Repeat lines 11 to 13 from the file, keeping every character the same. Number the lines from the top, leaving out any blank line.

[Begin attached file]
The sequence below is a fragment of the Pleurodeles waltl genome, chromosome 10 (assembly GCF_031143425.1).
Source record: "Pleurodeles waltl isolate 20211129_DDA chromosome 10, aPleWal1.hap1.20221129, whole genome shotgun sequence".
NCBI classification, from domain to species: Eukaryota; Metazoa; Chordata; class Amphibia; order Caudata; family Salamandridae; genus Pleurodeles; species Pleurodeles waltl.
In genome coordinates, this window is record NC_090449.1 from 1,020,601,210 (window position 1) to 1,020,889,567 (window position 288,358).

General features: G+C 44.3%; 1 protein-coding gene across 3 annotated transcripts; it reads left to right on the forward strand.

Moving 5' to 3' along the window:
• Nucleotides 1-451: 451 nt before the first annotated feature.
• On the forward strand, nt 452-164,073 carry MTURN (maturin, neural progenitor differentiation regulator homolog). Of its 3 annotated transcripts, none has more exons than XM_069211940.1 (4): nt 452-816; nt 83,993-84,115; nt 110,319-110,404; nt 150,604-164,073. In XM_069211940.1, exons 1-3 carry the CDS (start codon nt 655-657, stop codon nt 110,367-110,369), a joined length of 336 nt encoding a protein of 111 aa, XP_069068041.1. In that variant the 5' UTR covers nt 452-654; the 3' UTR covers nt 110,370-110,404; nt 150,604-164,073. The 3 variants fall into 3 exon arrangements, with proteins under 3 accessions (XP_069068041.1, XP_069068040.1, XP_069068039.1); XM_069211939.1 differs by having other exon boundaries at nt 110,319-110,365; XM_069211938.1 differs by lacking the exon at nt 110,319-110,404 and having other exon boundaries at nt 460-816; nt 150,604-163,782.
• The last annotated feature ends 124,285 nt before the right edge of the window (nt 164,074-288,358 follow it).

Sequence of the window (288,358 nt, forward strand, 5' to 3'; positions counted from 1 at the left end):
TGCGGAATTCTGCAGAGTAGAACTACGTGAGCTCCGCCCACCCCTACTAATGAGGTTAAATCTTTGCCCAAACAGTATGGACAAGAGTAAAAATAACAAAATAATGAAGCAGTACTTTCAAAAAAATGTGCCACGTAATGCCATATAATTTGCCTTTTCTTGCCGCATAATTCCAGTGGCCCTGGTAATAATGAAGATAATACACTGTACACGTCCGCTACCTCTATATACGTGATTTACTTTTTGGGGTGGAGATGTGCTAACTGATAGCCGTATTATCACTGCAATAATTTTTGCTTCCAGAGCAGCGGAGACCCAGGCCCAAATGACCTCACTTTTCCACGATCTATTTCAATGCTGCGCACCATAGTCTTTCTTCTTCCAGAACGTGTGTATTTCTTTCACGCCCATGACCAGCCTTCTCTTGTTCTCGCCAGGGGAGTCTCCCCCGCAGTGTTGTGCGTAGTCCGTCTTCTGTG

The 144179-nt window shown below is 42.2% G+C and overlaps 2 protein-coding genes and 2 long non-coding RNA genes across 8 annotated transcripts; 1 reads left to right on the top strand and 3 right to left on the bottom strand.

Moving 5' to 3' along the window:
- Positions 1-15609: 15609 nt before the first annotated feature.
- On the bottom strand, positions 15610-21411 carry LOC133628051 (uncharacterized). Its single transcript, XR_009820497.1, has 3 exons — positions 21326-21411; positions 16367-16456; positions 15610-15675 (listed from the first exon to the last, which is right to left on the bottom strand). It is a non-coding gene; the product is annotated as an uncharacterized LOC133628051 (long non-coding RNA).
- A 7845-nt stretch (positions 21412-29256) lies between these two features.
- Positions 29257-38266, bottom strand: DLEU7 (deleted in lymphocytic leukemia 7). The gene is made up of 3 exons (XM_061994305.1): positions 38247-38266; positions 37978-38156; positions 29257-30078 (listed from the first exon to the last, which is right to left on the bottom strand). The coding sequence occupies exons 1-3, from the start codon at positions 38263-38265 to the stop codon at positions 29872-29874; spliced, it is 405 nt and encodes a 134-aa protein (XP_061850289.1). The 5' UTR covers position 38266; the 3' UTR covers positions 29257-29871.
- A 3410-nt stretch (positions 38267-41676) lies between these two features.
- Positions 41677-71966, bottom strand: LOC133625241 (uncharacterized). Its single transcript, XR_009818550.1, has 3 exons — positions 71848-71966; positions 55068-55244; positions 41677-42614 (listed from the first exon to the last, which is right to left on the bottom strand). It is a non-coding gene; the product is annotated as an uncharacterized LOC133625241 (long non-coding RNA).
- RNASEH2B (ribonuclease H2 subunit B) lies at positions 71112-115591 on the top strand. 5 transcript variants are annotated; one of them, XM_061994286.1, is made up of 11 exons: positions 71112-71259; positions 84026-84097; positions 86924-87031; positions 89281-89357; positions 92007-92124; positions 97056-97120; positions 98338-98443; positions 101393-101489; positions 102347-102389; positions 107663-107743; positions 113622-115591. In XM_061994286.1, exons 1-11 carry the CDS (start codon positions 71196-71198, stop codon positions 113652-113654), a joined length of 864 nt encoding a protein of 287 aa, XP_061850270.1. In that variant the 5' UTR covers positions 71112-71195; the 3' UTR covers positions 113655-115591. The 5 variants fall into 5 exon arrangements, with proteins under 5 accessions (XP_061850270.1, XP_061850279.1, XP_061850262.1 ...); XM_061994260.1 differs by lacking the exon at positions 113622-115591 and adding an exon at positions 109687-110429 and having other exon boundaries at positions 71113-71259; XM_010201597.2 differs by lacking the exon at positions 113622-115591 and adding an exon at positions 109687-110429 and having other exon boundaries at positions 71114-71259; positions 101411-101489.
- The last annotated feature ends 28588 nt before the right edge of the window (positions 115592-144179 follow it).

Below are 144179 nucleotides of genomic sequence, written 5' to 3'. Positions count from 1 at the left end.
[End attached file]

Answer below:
TGCGGAATTCTGCAGAGTAGAACTACGTGAGCTCCGCCCACCCCTACTAATGAGGTTAAATCTTTGCCCAAACAGTATGGACAAGAGTAAAAATAACAAAATAATGAAGCAGTACTTTCAAAAAAATGTGCCACGTAATGCCATATAATTTGCCTTTTCTTGCCGCATAATTCCAGTGGCCCTGGTAATAATGAAGATAATACACTGTACACGTCCGCTACCTCTATATACGTGATTTACTTTTTGGGGTGGAGATGTGCTAACTGATAGCCGTATTATCACTGCAATAATTTTTGCTTCCAGAGCAGCGGAGACCCAGGCCCAAATGACCTCACTTTTCCACGATCTATTTCAATGCTGCGCACCATAGTCTTTCTTCTTCCAGAACGTGTGTATTTCTTTCACGCCCATGACCAGCCTTCTCTTGTTCTCGCCAGGGGAGTCTCCCCCGCAGTGTTGTGCGTAGTCCGTCTTCTGTG

The 144179-nt window shown below is 42.2% G+C and overlaps 2 protein-coding genes and 2 long non-coding RNA genes across 8 annotated transcripts; 1 reads left to right on the top strand and 3 right to left on the bottom strand.

Moving 5' to 3' along the window: